Prototype of noninvasive glucose monitoring device shows promise
A team at Penn State is set to release their findings in December within the peer-reviewed journal Biosensors and Bioelectronics showing a prototype of a noninvasive glucose monitoring device.
The non-invasive glucose monitor is placed over the skin and responds by measuring blood sugar levels via a sensor that detects glucose in sweat as opposed to blood where it is more concentrated.
“The researchers constructed the device first with laser-induced graphene (LIG), a material consisting of atom-thick carbon layers in various shapes. With high electrical conductivity and a convenient fabrication time of just seconds, LIG appeared to be an ideal framework for the sensing device,” according to a news release explaining the findings.
“In a proof-of-concept test, the researchers used a skin-safe adhesive to attach the reusable device to a person’s arm one hour and three hours after a meal,” the news release also states.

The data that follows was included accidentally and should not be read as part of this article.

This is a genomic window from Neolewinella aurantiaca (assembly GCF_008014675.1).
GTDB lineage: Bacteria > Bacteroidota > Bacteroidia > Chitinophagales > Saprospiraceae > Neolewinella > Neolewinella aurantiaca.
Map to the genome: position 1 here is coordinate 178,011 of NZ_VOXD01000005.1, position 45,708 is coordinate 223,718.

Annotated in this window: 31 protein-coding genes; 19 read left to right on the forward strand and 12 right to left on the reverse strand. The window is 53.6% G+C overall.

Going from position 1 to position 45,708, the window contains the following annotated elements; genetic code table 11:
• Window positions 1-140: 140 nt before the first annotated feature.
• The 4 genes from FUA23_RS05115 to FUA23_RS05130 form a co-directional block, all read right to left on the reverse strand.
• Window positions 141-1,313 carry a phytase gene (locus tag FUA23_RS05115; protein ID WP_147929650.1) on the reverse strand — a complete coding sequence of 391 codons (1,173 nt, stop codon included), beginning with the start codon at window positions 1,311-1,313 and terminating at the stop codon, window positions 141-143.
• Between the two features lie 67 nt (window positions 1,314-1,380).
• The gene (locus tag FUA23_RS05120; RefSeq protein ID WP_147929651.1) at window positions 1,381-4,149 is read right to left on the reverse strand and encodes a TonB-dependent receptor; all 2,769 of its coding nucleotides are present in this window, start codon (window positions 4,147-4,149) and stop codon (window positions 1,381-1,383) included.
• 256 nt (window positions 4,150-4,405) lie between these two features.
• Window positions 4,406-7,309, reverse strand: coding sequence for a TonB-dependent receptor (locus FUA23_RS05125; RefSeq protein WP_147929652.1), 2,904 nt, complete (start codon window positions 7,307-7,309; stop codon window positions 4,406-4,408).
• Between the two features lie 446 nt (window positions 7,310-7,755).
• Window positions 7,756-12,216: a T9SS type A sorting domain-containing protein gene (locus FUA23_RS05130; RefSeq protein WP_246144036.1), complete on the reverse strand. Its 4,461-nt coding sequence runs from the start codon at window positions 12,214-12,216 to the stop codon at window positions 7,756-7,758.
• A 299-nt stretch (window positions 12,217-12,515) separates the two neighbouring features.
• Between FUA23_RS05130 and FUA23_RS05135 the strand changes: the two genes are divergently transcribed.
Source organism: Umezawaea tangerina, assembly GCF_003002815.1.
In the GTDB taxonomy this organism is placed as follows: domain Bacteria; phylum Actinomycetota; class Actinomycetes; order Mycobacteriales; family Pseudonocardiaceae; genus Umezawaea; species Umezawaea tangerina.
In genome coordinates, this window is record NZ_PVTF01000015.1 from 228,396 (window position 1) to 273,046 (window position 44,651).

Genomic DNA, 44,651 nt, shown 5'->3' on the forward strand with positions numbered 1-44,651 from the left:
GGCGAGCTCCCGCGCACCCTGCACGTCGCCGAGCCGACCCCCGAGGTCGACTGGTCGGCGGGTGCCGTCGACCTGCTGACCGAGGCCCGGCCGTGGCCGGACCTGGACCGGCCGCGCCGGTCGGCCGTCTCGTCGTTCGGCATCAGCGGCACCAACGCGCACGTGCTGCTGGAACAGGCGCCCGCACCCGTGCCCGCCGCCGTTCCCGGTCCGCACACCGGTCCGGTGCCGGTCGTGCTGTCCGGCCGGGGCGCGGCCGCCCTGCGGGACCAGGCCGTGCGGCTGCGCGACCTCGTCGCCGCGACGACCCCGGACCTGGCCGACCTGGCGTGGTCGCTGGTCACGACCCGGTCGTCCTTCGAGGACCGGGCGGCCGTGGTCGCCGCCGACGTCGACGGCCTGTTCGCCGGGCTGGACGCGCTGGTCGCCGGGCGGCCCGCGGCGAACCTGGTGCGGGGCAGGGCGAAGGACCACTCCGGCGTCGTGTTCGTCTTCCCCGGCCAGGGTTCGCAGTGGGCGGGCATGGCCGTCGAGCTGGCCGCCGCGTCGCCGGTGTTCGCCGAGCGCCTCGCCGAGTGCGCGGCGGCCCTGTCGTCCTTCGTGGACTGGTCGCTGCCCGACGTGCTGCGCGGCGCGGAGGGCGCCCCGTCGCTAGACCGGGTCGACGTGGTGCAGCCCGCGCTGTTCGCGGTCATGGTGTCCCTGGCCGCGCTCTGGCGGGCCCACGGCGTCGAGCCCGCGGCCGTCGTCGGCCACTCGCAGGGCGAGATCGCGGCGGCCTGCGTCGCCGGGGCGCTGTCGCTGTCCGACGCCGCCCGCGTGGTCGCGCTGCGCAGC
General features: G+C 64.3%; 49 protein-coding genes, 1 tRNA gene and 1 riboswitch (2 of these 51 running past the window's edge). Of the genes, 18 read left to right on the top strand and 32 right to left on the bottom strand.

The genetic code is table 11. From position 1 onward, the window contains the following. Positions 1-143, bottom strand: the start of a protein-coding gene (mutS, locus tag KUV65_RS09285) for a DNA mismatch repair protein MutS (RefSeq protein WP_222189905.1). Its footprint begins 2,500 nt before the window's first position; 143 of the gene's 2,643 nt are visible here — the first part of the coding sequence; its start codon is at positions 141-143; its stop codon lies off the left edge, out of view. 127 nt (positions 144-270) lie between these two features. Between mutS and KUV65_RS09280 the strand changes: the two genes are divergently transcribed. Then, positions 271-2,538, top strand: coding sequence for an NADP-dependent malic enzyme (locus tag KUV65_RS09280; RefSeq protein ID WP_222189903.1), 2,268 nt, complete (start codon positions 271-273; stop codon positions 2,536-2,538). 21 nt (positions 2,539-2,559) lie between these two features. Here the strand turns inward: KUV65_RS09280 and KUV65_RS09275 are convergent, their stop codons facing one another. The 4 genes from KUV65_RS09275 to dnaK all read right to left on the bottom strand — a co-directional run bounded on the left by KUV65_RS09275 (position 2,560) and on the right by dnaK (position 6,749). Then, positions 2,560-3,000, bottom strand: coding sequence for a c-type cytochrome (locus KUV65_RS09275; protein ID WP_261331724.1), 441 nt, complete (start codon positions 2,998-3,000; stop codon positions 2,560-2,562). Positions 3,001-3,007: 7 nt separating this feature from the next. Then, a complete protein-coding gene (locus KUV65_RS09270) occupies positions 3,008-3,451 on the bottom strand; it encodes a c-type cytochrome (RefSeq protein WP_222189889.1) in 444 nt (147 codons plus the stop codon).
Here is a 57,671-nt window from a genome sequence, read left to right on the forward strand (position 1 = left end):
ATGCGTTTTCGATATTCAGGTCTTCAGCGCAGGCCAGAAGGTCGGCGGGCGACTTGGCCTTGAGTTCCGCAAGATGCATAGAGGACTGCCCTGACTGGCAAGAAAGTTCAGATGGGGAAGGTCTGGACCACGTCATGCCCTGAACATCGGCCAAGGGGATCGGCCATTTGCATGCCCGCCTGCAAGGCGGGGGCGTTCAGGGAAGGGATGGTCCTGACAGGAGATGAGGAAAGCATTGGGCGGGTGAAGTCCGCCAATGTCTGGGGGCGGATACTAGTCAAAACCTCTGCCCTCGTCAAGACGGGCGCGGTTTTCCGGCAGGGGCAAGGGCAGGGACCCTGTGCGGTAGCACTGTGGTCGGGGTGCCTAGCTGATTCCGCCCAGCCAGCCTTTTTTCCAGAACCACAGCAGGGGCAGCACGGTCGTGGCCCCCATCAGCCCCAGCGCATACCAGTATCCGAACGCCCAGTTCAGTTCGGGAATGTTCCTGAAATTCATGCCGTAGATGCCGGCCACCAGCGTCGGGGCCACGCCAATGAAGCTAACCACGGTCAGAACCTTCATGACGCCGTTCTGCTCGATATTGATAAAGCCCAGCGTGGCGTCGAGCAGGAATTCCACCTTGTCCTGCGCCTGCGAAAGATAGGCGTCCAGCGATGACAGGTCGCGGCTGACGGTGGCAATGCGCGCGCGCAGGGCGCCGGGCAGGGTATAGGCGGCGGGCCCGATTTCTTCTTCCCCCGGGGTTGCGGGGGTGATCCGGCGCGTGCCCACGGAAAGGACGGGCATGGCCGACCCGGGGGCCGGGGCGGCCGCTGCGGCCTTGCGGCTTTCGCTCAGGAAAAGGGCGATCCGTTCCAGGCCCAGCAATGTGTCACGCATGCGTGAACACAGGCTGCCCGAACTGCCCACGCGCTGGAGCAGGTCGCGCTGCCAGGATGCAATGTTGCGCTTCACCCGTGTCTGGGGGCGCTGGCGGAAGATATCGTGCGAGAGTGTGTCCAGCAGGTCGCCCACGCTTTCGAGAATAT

“The subject performed a brief workout—just enough to produce sweat—right before each measurement time. A few minutes after collecting the sweat, the researchers found that the detected glucose concentration dropped from the first measurement to the next. The glucose measurements from the device were verified by measurements made with a commercially available glucose monitor.”
“This glucose sensor serves as a foundational example to show that we can improve the detection of biomarkers in sweat at extremely low concentrations.”